Wednesday, July 6, 2011

"The Next Premier of Alberta"

Nation, I've been watching with interest as the mainstream media began to notice that there was, in fact, a leadership race going on within the Alberta PC Party.

I admit to experiencing some level of schadenfreude as I watch some not-quite-ready-for-primetime-members of the Wildrose Party (nee Wildrose Alliance) - some of whom are nominated, or are contesting nominations to be elected Members of the Legislative Assembly - talk about their leader as "the Next Premier of Alberta".

Here's a tip, gang - if you want to run the Legislative affairs of the Province of Alberta, take the time to learn how our system of government works. The only way Danielle Smith can be the next Premier of Alberta is if she wins the PC Leadership race this fall. Failing that, someone ELSE will be sworn in on October 2nd, or before.

I don't expect members of the general public to understand this part of our arcane, centuries-old system of governance... but a candidate for provincial office who doesn't understand this is akin to a mechanic who insists that your car's electrical system can be fixed by pumping the tires and lubricating the door hinges...  you just might want to reconsider your choice of mechanic.
All that aside, though, I want to talk today about the choice that faces members of the Progressive Conservatives as they choose the person who will, in FACT, be the next Premier of Alberta - and how that choice affects not only die-hard PC's and their party's future prospects, but all of us as Albertans.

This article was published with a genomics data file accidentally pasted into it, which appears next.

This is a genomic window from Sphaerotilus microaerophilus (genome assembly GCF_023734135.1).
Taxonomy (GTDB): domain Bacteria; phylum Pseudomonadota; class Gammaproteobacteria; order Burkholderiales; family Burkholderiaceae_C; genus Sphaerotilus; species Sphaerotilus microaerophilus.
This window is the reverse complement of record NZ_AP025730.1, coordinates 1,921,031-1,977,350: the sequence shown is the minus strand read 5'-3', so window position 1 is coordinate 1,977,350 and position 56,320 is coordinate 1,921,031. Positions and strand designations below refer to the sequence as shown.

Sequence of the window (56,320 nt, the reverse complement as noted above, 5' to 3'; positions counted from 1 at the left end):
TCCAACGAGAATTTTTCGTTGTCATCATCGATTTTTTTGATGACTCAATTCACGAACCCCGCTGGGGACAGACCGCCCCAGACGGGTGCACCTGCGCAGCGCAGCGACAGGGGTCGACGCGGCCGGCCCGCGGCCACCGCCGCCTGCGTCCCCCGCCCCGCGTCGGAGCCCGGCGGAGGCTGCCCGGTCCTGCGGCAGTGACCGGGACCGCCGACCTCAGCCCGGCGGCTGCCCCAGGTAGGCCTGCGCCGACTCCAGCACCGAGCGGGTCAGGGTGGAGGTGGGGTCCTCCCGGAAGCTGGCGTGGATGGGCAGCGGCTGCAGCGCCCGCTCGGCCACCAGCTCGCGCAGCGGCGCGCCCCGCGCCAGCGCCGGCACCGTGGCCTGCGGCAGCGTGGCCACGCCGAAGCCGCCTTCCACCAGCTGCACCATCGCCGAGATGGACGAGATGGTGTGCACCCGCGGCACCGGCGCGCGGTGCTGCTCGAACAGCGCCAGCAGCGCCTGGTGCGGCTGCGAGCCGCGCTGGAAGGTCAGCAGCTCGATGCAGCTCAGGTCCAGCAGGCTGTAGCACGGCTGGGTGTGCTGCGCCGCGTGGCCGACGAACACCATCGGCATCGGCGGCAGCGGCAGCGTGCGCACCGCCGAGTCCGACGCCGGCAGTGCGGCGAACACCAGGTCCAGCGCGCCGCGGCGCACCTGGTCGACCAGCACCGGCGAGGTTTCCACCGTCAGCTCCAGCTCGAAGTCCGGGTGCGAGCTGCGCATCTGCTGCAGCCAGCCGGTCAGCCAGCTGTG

In the days and weeks since the leadership race became official, I've begun to hear a rising sentiment among my PC friends that there are, in fact, multiple factors at play that might radically alter their choice by late September.  Some of those factors include:

  • Which candidate can best unify the party's progressive & conservative wings, north & south wings, rural and urban wings?
  • Which candidate can renew the party and inspire a new generation of young PC's to replace the stalwarts from the Lougheed era?
  • Which candidate can raise the funds required to wage an election campaign within a year of assuming the Premier's office?
  • Which candidate can capture the imagination of the Alberta public, and win an election?
  • Which candidate can out-duel Danielle Smith, Brian Mason, Glenn Taylor and the eventual winner of the Liberal race in a debate and in a campaign?